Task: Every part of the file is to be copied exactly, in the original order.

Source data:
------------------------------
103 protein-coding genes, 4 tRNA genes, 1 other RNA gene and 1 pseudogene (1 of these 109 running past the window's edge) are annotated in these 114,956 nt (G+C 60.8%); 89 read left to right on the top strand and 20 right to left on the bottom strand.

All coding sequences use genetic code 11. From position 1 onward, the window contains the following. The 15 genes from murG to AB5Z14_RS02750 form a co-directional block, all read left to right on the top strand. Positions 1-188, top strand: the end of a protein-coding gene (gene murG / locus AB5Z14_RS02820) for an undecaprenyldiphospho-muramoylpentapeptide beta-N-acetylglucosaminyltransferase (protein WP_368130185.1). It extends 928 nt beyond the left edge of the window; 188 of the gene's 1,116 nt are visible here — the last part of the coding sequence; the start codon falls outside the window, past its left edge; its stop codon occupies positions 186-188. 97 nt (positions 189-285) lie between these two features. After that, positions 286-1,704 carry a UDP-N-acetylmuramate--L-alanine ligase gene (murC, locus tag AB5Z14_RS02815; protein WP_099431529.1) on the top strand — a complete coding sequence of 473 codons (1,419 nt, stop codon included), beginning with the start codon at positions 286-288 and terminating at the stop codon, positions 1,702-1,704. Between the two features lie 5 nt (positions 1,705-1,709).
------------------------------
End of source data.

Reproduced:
103 protein-coding genes, 4 tRNA genes, 1 other RNA gene and 1 pseudogene (1 of these 109 running past the window's edge) are annotated in these 114,956 nt (G+C 60.8%); 89 read left to right on the top strand and 20 right to left on the bottom strand.

All coding sequences use genetic code 11. From position 1 onward, the window contains the following. The 15 genes from murG to AB5Z14_RS02750 form a co-directional block, all read left to right on the top strand. Positions 1-188, top strand: the end of a protein-coding gene (gene murG / locus AB5Z14_RS02820) for an undecaprenyldiphospho-muramoylpentapeptide beta-N-acetylglucosaminyltransferase (protein WP_368130185.1). It extends 928 nt beyond the left edge of the window; 188 of the gene's 1,116 nt are visible here — the last part of the coding sequence; the start codon falls outside the window, past its left edge; its stop codon occupies positions 186-188. 97 nt (positions 189-285) lie between these two features. After that, positions 286-1,704 carry a UDP-N-acetylmuramate--L-alanine ligase gene (murC, locus tag AB5Z14_RS02815; protein WP_099431529.1) on the top strand — a complete coding sequence of 473 codons (1,419 nt, stop codon included), beginning with the start codon at positions 286-288 and terminating at the stop codon, positions 1,702-1,704. Between the two features lie 5 nt (positions 1,705-1,709).